- Amazing Spider-Man #583, by fucking whoever, Marvel Comics - You know what the difference between Marvel Comics and a hooker is? There are some things a hooker won't do for money.

Unfortunately Marvel's gonna have a fucking enormous payday from this book (already in its third printing) much to the dismay of yours truly. I know in the end it'll have a detrimental effect on the industry when a crap load of collectors try flipping this book for a huge profit and are instead awarded a monetary sum barely covering the cost of a pack of Cornnuts. In the end it'll hurt the industry, just like the infamous Death of Superman storyline did. And we'll all deserve it for being greedy, trendy, sheepish idiots.


Final Crisis #6
by Grant Morrison, JG Jones, Carlos Pacheco, Doug Mahnke, Marco Rudy, Christian Alamy, & Jesus Merino
DC Comics

Sweet fucking crap, why this book didn't garner any media attention is beyond my fucking comprehension. This is it here, people. Batman's fucking dead, in a manner both befitting to his archetype and bittersweet to the reader. Dead dead dead, in a nobel and frankly more graphic manner than anyone probably cared to see. To all ya'll who didn't bother picking this series up, I can officially say, "Bam! Payoff city!" This is how an event is done (I'm looking at you, Bendis).

It's too bad everyone had to sit through Batman: R.I.P to get to this point.
With a more tactful approach and a better build up, this issue would have knocked the comic world on its big, fat ass.


Hsu and Chan #8
by Norman Von Scott

All ugliness, name-calling, bitter grudges, hurt feelings, and petty, petty ... um ... pettiness aside here ...

When I first saw this book solicited I was extremely excited, as I remembered enjoying Hsu and Chan immensely. As the days went by, however, I slowly realized I had to think extremely hard to remember that I enjoyed this title. Then I realized I couldn't recall anything about this book aside from the fact that it had two Asian guys in it (thus the title). Then I realized I couldn't remember the last time an issue of this title came out. By the time the actual issue hit my hold-slot, I didn't really care.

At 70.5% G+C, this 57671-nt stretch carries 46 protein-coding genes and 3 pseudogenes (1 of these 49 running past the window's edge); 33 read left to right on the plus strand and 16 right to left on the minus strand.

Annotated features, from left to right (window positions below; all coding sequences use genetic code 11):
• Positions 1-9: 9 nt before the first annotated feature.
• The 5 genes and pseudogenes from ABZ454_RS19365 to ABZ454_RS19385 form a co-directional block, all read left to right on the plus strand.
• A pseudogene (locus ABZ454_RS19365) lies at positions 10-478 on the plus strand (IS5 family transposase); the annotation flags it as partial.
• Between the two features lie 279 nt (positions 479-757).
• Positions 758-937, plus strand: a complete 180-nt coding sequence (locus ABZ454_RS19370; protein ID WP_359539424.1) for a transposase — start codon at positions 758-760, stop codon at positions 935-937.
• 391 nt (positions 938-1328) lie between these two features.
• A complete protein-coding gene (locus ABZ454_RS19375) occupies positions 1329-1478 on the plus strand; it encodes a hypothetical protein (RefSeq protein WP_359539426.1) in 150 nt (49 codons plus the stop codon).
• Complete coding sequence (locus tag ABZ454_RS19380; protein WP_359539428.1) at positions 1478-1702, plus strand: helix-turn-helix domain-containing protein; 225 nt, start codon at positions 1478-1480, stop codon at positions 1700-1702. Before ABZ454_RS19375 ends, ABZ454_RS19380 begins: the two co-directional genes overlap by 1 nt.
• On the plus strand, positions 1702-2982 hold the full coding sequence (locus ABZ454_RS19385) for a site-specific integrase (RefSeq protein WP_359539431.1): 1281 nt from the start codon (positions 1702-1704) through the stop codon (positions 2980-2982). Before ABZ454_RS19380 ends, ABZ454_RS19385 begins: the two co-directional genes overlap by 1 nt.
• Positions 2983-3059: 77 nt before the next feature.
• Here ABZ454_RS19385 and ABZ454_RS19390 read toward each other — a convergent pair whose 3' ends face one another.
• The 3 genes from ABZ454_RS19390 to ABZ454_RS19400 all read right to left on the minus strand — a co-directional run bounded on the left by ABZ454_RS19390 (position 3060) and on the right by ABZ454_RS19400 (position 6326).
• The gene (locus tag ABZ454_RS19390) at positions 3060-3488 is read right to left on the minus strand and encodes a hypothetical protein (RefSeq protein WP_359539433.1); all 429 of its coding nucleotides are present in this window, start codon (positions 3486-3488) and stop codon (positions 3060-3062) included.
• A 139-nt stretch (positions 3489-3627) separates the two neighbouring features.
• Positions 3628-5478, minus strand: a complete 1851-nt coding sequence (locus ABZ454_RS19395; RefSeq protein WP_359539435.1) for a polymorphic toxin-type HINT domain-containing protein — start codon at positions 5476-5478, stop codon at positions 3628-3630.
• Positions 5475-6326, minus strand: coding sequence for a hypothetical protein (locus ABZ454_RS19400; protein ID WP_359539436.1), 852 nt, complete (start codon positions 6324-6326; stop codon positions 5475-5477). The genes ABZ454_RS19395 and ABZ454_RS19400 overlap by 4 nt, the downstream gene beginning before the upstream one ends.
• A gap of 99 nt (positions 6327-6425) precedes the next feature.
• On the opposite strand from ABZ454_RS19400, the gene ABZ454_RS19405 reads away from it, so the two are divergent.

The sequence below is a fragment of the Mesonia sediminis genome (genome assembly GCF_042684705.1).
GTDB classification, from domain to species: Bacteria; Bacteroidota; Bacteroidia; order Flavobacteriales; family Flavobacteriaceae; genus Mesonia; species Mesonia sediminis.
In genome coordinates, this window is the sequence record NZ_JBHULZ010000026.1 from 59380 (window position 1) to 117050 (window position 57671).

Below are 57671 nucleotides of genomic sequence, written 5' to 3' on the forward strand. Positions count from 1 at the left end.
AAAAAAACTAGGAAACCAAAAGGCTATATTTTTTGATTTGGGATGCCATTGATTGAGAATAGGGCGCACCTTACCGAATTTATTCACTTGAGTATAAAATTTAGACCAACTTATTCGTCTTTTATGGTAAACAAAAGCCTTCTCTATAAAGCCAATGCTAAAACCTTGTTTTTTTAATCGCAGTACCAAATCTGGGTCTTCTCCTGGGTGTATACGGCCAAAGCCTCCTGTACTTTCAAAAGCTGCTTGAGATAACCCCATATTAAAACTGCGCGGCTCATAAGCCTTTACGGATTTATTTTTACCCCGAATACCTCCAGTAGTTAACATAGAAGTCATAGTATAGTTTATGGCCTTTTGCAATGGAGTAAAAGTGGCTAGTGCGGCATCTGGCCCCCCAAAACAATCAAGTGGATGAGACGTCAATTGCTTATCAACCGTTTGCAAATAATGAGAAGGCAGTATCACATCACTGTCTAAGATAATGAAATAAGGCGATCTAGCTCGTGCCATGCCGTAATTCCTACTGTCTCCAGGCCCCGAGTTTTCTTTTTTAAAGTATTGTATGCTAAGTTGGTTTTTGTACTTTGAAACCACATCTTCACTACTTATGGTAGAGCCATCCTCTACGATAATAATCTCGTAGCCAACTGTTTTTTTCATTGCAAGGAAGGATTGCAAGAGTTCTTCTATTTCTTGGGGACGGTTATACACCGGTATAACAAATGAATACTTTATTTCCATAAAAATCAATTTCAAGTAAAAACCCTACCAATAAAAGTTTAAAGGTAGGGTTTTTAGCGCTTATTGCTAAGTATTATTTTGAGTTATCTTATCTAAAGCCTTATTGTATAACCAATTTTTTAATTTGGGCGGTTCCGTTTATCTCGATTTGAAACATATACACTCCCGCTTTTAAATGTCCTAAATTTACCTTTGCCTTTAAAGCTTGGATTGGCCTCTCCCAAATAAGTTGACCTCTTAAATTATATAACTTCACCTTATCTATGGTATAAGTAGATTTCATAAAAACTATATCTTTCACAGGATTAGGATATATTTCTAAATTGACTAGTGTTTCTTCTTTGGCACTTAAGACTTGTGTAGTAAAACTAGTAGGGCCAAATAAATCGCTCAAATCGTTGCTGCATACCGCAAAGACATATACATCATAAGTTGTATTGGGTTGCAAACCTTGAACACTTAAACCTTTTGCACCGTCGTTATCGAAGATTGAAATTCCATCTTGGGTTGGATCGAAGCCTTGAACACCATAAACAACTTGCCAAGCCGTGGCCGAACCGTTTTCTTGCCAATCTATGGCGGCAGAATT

This title is a casualty of time and recollection. It takes place exactly where issue #7 left off (when and wherever that was), leaving the responsibility of recalling the plot to a one page synopsis of previous events and the fickle minds of the readers. Personally I'm lucky if I can remember to put on my underwear with the pee slot facing the front, let alone what happened in a sporadically released title two years ago. I could reread the back issues and refresh my memory, but if the creator of the title can't bother to put out installments of his book in a timely manner, or even offer an explanation behind its horrendous tardiness, why should I bother?

Other disappointments with this issue include a "Parental Advisory: Graphic Violence" warning, while the issue itself contains nothing of the sorts (unless you're a big gay baby with delicate sensibilities). In fact, it's so far removed from "graphic violence" that I wonder if the warning was meant to be satirical. If it was, I'm not laughing.

There's also a character who may or may not be a spoof of a Pokemon monster or whatever. I'd completely forgotten that Pokemon existed until reading this issue. Now the memories are all flooding back. Thanks a fucking bunch.

I doubt I'll be picking up this title again, but you never know. The release of issue #9 could be so far in the future that by the time it rolls off the printing press I'll have completely forgotten about issue #8. Lord knows it's happened to me before.